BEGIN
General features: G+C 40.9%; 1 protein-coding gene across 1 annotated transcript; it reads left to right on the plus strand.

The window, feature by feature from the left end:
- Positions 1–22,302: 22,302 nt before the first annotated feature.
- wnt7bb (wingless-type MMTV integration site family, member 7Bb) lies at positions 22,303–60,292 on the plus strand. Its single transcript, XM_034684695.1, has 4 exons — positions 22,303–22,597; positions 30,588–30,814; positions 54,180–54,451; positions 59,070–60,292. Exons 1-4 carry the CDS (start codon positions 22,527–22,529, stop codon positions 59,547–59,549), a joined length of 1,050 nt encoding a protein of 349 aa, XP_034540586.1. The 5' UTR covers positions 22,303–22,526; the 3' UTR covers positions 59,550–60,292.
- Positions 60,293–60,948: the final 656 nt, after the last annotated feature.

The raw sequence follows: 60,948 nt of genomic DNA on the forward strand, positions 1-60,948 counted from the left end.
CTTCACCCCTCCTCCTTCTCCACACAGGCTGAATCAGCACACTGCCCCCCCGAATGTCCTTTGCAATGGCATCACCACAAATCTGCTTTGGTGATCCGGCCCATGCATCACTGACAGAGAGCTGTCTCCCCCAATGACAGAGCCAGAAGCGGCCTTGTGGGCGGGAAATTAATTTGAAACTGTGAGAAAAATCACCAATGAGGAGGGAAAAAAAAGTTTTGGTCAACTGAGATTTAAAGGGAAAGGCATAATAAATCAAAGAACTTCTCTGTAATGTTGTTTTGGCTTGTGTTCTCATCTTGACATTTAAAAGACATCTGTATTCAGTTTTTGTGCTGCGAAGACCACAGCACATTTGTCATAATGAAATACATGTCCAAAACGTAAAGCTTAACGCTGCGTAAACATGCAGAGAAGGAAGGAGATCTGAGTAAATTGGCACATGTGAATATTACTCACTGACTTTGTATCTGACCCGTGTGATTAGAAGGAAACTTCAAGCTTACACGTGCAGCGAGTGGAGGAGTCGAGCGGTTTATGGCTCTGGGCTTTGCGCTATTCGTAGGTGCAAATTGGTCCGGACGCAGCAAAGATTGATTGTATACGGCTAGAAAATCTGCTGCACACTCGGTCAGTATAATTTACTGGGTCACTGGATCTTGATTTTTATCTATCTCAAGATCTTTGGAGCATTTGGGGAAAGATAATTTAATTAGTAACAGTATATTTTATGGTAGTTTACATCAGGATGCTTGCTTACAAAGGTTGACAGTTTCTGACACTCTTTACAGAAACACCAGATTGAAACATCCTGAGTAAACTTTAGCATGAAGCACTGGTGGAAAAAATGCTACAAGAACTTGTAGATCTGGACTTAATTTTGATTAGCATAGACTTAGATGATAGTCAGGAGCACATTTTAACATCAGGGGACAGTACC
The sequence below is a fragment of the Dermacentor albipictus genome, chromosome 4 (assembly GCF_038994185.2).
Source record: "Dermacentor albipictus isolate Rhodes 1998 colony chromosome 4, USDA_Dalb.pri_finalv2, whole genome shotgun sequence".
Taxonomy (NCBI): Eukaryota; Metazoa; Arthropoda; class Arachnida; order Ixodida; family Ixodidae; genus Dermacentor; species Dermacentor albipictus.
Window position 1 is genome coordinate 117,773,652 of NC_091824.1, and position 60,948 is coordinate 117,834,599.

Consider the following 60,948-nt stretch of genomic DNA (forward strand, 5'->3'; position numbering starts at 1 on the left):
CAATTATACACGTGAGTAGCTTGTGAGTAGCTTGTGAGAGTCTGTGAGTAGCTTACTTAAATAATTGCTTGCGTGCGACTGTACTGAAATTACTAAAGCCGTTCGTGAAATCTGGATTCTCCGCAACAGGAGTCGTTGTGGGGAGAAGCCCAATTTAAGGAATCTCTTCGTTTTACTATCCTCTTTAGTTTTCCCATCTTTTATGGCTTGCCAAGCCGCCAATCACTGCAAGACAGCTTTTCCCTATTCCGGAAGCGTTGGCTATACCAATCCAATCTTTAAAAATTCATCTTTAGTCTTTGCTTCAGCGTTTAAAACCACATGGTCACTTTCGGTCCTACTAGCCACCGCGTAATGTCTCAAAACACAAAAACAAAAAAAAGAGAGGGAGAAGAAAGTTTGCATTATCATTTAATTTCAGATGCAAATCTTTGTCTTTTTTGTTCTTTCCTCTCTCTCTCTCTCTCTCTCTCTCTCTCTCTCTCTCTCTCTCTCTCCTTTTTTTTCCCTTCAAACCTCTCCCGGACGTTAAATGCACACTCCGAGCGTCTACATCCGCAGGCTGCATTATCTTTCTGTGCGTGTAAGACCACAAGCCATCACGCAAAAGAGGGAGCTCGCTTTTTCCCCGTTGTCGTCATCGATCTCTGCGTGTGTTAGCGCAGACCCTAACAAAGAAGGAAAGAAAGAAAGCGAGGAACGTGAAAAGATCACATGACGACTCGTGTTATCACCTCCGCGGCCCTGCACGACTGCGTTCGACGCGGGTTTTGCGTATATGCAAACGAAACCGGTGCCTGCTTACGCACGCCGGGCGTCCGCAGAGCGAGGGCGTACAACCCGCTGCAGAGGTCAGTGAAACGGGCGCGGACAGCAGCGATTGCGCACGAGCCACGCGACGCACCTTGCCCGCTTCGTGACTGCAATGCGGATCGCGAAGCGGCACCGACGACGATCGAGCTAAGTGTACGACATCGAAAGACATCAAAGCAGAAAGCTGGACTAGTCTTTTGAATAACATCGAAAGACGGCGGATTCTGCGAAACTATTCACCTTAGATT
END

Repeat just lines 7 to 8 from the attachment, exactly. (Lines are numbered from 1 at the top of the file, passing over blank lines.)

CTTCACCCCTCCTCCTTCTCCACACAGGCTGAATCAGCACACTGCCCCCCCGAATGTCCTTTGCAATGGCATCACCACAAATCTGCTTTGGTGATCCGGCCCATGCATCACTGACAGAGAGCTGTCTCCCCCAATGACAGAGCCAGAAGCGGCCTTGTGGGCGGGAAATTAATTTGAAACTGTGAGAAAAATCACCAATGAGGAGGGAAAAAAAAGTTTTGGTCAACTGAGATTTAAAGGGAAAGGCATAATAAATCAAAGAACTTCTCTGTAATGTTGTTTTGGCTTGTGTTCTCATCTTGACATTTAAAAGACATCTGTATTCAGTTTTTGTGCTGCGAAGACCACAGCACATTTGTCATAATGAAATACATGTCCAAAACGTAAAGCTTAACGCTGCGTAAACATGCAGAGAAGGAAGGAGATCTGAGTAAATTGGCACATGTGAATATTACTCACTGACTTTGTATCTGACCCGTGTGATTAGAAGGAAACTTCAAGCTTACACGTGCAGCGAGTGGAGGAGTCGAGCGGTTTATGGCTCTGGGCTTTGCGCTATTCGTAGGTGCAAATTGGTCCGGACGCAGCAAAGATTGATTGTATACGGCTAGAAAATCTGCTGCACACTCGGTCAGTATAATTTACTGGGTCACTGGATCTTGATTTTTATCTATCTCAAGATCTTTGGAGCATTTGGGGAAAGATAATTTAATTAGTAACAGTATATTTTATGGTAGTTTACATCAGGATGCTTGCTTACAAAGGTTGACAGTTTCTGACACTCTTTACAGAAACACCAGATTGAAACATCCTGAGTAAACTTTAGCATGAAGCACTGGTGGAAAAAATGCTACAAGAACTTGTAGATCTGGACTTAATTTTGATTAGCATAGACTTAGATGATAGTCAGGAGCACATTTTAACATCAGGGGACAGTACC
The sequence below is a fragment of the Dermacentor albipictus genome, chromosome 4 (assembly GCF_038994185.2).